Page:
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Saturday, July 31, 2010

Why Ecclesiastes?

So, let me start by telling you something I'm learning about blogging after doing this for about nine months.  A series of posts is great because it allows me to explore an idea at length without writing an entire book.  But it's bad because once I start the series I feel obligated to make every post on that topic until the series is over.  That means that if I have a short, easy blog post—maybe a link to something else—I don't put it up there because I have to stay in the series.  But I don't have time to do the next one, so I put it off.  So if you look through my history you find that when I have some sort of series the time elapsed between posts gets way too long.  Consider this an unnecessarily elaborate explanation for why I haven't posted in about ten days.

So, we were talking about Ecclesiastes and what the heck it's doing in the Bible.

Last time I talked about how ancient Hebrew wisdom is "earthy," meaning that it is not speculative, abstract stuff but is all about living life well in this world as if this is all there is.  And what I began to come to at the end of that post is that Ecclesiastes pushes Hebrew wisdom to its limit by being so radically focused on this life and this world as the be-all/end-all that it reveals that unless there is something more, the whole wisdom project collapses.

This is the contradiction that runs pretty much throughout the whole book.  From 1:2 to 4:3 the tenor of the book is relentlessly negative.  The Preacher's (as I said in the last post, Solomon) theme is that all human activity is pointless—it doesn't do any good either for the one who does it or for the world as a whole.  There is no significance.  And what paltry significance there might be is made irrelevant by the fact that the person who does it dies and can't enjoy it anyway.

Some would argue that I am missing some bright spots in this section of the book.  One is 2:24-26, which includes, "There is nothing better for people than to eat and to drink, and to find enjoyment in their work. . . . For to the one who pleases him, God gives wisdom, knowledge, and joy."  But in context (see from 1:12 on, especially 2:18-23), I think the Preacher is saying that the gift of God to those he loves is to enable them to forget the reality that they're going to die and it's all for nothing.  The gift of God is that you can be so focused on the pleasure of the moment that you are anesthetized from the constant, looming recognition of your mortality.  Is that a good thing?  I suppose so.  Would I call this observation positive?  No, I would not, any more than the aphorism "Ignorance is bliss."

Another "bright spot" a person might point out is that popular wedding/funeral/trying-to-sound-deep-by-quoting-a-Bible-you-don't-read/Byrds passage 3:1-8 ("A time to this and a time to that").  I don't know why this passage comforts people out of context.  But it is totally uncomforting in context.  In what follows (vv. 9-15) the Preacher says, "What benefit can a worker gain from its toil?"  People have to work, and they do, and what they do fits into the time that God has ordained for their action.  But God has also ordained for the exact opposite to take place ("A time to be born, a time to die"), so it all ends up coming back to even anyway.  No matter how far away you push it or in what direction, in the inscrutable providence of God it eventually rolls right back.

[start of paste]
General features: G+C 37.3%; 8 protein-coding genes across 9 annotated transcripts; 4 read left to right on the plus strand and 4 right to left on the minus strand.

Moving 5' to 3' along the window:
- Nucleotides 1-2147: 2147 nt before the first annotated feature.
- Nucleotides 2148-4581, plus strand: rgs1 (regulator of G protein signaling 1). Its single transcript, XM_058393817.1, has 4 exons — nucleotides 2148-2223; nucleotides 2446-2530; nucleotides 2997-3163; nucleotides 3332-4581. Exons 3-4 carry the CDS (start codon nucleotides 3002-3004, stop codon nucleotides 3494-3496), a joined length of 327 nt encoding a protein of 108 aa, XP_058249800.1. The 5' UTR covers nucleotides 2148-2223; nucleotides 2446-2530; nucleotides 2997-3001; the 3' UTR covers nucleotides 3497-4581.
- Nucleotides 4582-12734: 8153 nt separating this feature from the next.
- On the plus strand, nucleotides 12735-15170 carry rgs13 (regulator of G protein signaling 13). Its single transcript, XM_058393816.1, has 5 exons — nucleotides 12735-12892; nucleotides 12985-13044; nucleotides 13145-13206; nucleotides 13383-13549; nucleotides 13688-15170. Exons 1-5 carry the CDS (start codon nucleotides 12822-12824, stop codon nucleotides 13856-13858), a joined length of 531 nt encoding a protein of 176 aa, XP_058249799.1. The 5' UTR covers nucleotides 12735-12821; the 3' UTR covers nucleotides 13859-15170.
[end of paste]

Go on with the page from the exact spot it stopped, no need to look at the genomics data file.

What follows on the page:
But then from 4:4 to 11:6 we see something different.  Despite how the Preacher has insisted that everything is pointless, including wisdom itself (1:16-18; 2:12-17), he dispenses wisdom.  Despite that it doesn't matter what you do, because you're just going to die anyway, the Preacher gives advice so that you can do what you do better.  It's like he can't help himself—he's compulsive.  So most of the book is spent in this awkward alternation between despair and advice, such as 6:10-7:14, wherein the Preacher says, "No one knows what is best for a person during his life," and then proceeds to give a range of counsel about how one course of action is better than another.

The basic inconsistency between the "life is pointless" theme and the wisdom for living well is, I think, the reason we have the Book of Ecclesiastes.

Ecclesiastes points out the fundamental problem for any philosophy that denies or ignores the possibility of meaningful eternal life.  If there is no meaningful eternal life, then all activity is pointless.  On the other hand, there is this deep need in each person not only to be active but to be active well in such a way as to prolong the ability to act (i.e., life as an individual person) for as long as possible.  The pointlessness of action and the need to act are ultimately irreconcilable, as is the enigmatic Book of Ecclesiastes.

As Christians we need to know this, because we need to have a clear sense of just how precious the promise of eternal life in Christ is.  The alternative to our hope is Ecclesiastes.  And in fact, everyone who is not in Christ would say the same thing the Preacher does if they were smart, undeluded, and self-aware enough.  Our challenge to the atheistic do-gooder is, "Enjoy saving the world, but guess what?  You're going to die and not experience any of it, and any progress you've made has just been matched by regress somewhere else."  Our challenge to the atheistic nihilist is, "If life is so pointless, why do you look both ways before crossing the street?  For that matter, why do you cross the street?"

The Old Covenant didn't talk much about these things, but the Preacher pushed it there.  What a great setup for the New Covenant.

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